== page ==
Homes in Queensland are selling significantly faster now that before the pandemic — the average number of days-on-market in the state is sitting at 19 days, down from 51 days pre-COVID.

Real Estate Institute of Queensland (REIQ) CEO Antonia Mercorella said the enduring selling days and higher listings indicate that the property market is holding firm.

“It’s somewhat of a relief that the frenzied buying behaviours and bullish offers spurred on by COVID-19 are behind us, but there’s still strong buyer demand and competition for scarce stock that’s driving sales across the line,” she said.

While the days-on-market got as low as 16 days earlier this year, at less than three weeks during the September quarter it shows buyers still can’t afford sit on their hands if they’re serious about securing a sale.


Meanwhile, the number of listings across Queensland during the September quarter was up, hitting 120,407 versus 113,387 last year. This shows that while supply is low, properties are still consistently coming on to the market.

“This tells us that vendors are still feeling confident about selling conditions.”

Ms Mercorella said despite the aggressive rate hikes and the impacts of inflation slowing down the market, the state’s “phenomenal” two-year growth remains a hard act to follow.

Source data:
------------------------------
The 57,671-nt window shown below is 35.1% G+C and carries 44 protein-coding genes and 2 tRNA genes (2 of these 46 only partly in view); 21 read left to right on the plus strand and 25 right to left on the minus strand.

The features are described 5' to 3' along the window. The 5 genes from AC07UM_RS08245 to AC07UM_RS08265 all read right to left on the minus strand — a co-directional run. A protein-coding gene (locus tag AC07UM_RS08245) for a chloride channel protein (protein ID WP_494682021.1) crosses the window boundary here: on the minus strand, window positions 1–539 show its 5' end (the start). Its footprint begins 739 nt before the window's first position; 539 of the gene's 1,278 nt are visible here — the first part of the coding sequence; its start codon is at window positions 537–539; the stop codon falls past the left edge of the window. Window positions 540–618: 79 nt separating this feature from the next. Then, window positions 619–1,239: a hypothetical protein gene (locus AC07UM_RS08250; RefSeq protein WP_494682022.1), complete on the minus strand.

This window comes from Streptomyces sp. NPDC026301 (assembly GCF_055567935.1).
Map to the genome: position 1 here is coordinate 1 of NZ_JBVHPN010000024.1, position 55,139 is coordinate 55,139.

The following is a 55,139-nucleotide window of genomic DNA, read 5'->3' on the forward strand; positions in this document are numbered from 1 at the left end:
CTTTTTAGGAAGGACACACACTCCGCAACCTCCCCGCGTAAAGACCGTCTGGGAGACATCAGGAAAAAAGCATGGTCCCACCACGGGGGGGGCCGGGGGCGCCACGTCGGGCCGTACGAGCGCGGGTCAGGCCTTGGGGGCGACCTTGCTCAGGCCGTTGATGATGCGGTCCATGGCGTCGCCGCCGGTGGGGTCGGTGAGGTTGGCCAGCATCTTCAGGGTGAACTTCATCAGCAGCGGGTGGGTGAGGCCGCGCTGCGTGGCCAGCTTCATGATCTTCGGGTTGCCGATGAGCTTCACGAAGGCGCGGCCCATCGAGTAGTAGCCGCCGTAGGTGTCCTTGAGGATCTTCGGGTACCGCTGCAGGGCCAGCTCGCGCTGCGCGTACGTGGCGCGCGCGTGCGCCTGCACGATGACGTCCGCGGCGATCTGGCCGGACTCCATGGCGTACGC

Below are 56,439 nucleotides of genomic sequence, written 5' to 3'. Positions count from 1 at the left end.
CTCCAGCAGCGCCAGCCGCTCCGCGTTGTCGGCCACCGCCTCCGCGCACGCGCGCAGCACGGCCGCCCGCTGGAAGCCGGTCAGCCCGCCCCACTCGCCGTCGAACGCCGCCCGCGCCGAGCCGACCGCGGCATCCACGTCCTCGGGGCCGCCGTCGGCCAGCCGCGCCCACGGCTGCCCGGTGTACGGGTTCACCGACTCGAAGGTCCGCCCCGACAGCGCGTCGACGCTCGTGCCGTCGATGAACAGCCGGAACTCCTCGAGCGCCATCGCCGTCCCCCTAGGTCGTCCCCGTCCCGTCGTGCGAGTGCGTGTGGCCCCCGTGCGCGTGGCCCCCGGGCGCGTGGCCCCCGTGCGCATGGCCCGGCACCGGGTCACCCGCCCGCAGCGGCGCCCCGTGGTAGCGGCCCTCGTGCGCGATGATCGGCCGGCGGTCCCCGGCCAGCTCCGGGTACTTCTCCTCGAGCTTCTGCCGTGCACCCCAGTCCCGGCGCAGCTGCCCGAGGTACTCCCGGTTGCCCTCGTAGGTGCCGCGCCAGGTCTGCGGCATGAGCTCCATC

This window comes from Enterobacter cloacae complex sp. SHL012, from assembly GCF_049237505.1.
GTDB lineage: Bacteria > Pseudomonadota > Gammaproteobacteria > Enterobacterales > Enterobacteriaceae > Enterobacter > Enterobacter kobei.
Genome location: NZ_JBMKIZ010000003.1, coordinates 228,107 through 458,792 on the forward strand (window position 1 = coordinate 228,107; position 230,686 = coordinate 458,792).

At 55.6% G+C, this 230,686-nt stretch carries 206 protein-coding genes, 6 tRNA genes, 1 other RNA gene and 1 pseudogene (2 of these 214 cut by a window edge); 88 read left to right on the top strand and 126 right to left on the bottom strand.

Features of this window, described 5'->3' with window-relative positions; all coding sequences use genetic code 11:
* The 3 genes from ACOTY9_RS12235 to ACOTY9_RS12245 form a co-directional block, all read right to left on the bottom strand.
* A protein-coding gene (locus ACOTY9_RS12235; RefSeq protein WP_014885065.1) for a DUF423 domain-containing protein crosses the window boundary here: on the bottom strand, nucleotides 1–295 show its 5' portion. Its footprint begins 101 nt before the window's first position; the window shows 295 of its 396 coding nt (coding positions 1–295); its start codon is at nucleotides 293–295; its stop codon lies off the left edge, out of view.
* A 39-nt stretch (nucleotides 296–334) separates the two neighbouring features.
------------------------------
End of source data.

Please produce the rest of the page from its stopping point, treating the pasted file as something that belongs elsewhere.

In fact, the downturn has resulted in a minimal decline of 0.77% in median house sale prices during the quarter. On an annual basis, prices are still 17.43% higher.

Median unit sale prices, on the other hand, are just down 0.47% quarterly but remained 11.06% higher over the year.

“We understand that based on looking at three months’ worth of data in isolation, there may be concern, but property is a longer-term investment requiring a long-term view, and certainly looking at annual comparisons paints an entirely different picture,” Ms Mercorella said.

“Queensland still has all the right fundamentals that are the trademark of a strong property market, including being an incredibly powerful migration magnet, relative affordability advantage compared to southern states, strong demand coupled with low supply, a record tight rental market, and low unemployment.”

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